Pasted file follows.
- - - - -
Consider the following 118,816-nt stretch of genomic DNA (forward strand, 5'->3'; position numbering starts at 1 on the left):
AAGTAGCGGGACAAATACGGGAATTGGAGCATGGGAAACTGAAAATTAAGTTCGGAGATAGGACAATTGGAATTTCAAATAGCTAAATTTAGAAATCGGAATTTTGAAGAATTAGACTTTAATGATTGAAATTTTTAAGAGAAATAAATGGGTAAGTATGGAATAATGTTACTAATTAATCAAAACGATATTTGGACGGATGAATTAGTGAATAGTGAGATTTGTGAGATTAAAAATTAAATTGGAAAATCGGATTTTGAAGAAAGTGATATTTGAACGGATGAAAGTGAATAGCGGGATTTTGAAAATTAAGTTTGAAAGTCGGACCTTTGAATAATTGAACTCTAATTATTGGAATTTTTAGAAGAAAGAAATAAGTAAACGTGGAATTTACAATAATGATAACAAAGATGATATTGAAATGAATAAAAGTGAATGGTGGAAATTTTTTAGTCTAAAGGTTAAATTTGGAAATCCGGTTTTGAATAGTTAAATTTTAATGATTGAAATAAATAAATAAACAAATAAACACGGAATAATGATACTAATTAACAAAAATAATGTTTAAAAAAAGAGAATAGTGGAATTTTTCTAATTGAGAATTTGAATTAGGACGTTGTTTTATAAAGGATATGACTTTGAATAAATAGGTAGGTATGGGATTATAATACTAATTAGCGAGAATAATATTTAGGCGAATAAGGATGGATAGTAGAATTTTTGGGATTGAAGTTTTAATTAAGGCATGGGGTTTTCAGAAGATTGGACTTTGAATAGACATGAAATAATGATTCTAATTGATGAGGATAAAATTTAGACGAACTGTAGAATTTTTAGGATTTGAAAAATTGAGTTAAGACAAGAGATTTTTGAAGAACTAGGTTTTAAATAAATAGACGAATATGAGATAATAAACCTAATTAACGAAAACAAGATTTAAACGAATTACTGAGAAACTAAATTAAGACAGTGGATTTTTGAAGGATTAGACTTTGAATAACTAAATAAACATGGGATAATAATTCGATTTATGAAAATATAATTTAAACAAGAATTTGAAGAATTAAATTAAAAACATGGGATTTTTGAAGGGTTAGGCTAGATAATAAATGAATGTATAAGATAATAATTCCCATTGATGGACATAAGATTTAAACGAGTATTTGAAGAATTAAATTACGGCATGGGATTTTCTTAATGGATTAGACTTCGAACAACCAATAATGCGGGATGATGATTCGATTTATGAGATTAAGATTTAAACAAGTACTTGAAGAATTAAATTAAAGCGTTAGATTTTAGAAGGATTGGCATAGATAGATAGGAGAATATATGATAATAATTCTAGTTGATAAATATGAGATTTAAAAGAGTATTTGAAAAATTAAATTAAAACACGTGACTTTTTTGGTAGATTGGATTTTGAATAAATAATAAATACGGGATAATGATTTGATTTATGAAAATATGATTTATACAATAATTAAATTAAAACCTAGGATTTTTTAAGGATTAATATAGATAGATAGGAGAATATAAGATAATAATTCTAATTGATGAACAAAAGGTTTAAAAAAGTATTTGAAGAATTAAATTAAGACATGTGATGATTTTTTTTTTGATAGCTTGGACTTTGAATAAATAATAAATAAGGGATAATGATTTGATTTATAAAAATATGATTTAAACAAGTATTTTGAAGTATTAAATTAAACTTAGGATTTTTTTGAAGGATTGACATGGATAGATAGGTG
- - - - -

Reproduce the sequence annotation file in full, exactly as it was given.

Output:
Consider the following 118,816-nt stretch of genomic DNA (forward strand, 5'->3'; position numbering starts at 1 on the left):
AAGTAGCGGGACAAATACGGGAATTGGAGCATGGGAAACTGAAAATTAAGTTCGGAGATAGGACAATTGGAATTTCAAATAGCTAAATTTAGAAATCGGAATTTTGAAGAATTAGACTTTAATGATTGAAATTTTTAAGAGAAATAAATGGGTAAGTATGGAATAATGTTACTAATTAATCAAAACGATATTTGGACGGATGAATTAGTGAATAGTGAGATTTGTGAGATTAAAAATTAAATTGGAAAATCGGATTTTGAAGAAAGTGATATTTGAACGGATGAAAGTGAATAGCGGGATTTTGAAAATTAAGTTTGAAAGTCGGACCTTTGAATAATTGAACTCTAATTATTGGAATTTTTAGAAGAAAGAAATAAGTAAACGTGGAATTTACAATAATGATAACAAAGATGATATTGAAATGAATAAAAGTGAATGGTGGAAATTTTTTAGTCTAAAGGTTAAATTTGGAAATCCGGTTTTGAATAGTTAAATTTTAATGATTGAAATAAATAAATAAACAAATAAACACGGAATAATGATACTAATTAACAAAAATAATGTTTAAAAAAAGAGAATAGTGGAATTTTTCTAATTGAGAATTTGAATTAGGACGTTGTTTTATAAAGGATATGACTTTGAATAAATAGGTAGGTATGGGATTATAATACTAATTAGCGAGAATAATATTTAGGCGAATAAGGATGGATAGTAGAATTTTTGGGATTGAAGTTTTAATTAAGGCATGGGGTTTTCAGAAGATTGGACTTTGAATAGACATGAAATAATGATTCTAATTGATGAGGATAAAATTTAGACGAACTGTAGAATTTTTAGGATTTGAAAAATTGAGTTAAGACAAGAGATTTTTGAAGAACTAGGTTTTAAATAAATAGACGAATATGAGATAATAAACCTAATTAACGAAAACAAGATTTAAACGAATTACTGAGAAACTAAATTAAGACAGTGGATTTTTGAAGGATTAGACTTTGAATAACTAAATAAACATGGGATAATAATTCGATTTATGAAAATATAATTTAAACAAGAATTTGAAGAATTAAATTAAAAACATGGGATTTTTGAAGGGTTAGGCTAGATAATAAATGAATGTATAAGATAATAATTCCCATTGATGGACATAAGATTTAAACGAGTATTTGAAGAATTAAATTACGGCATGGGATTTTCTTAATGGATTAGACTTCGAACAACCAATAATGCGGGATGATGATTCGATTTATGAGATTAAGATTTAAACAAGTACTTGAAGAATTAAATTAAAGCGTTAGATTTTAGAAGGATTGGCATAGATAGATAGGAGAATATATGATAATAATTCTAGTTGATAAATATGAGATTTAAAAGAGTATTTGAAAAATTAAATTAAAACACGTGACTTTTTTGGTAGATTGGATTTTGAATAAATAATAAATACGGGATAATGATTTGATTTATGAAAATATGATTTATACAATAATTAAATTAAAACCTAGGATTTTTTAAGGATTAATATAGATAGATAGGAGAATATAAGATAATAATTCTAATTGATGAACAAAAGGTTTAAAAAAGTATTTGAAGAATTAAATTAAGACATGTGATGATTTTTTTTTTGATAGCTTGGACTTTGAATAAATAATAAATAAGGGATAATGATTTGATTTATAAAAATATGATTTAAACAAGTATTTTGAAGTATTAAATTAAACTTAGGATTTTTTTGAAGGATTGACATGGATAGATAGGTG